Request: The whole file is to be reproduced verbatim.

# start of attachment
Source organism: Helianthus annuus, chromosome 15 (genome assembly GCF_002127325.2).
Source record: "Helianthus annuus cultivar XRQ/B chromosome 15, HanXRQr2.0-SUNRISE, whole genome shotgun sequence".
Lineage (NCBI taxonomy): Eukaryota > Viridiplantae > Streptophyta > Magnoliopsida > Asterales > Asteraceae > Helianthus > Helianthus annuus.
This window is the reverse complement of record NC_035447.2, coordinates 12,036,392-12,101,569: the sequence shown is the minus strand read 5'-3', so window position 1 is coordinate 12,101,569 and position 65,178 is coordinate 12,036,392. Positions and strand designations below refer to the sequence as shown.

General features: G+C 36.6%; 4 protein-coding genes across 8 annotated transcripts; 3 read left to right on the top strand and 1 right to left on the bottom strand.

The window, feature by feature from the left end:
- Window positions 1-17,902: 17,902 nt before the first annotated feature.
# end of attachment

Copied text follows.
Source organism: Helianthus annuus, chromosome 15 (genome assembly GCF_002127325.2).
Source record: "Helianthus annuus cultivar XRQ/B chromosome 15, HanXRQr2.0-SUNRISE, whole genome shotgun sequence".
Lineage (NCBI taxonomy): Eukaryota > Viridiplantae > Streptophyta > Magnoliopsida > Asterales > Asteraceae > Helianthus > Helianthus annuus.
This window is the reverse complement of record NC_035447.2, coordinates 12,036,392-12,101,569: the sequence shown is the minus strand read 5'-3', so window position 1 is coordinate 12,101,569 and position 65,178 is coordinate 12,036,392. Positions and strand designations below refer to the sequence as shown.

General features: G+C 36.6%; 4 protein-coding genes across 8 annotated transcripts; 3 read left to right on the top strand and 1 right to left on the bottom strand.

The window, feature by feature from the left end:
- Window positions 1-17,902: 17,902 nt before the first annotated feature.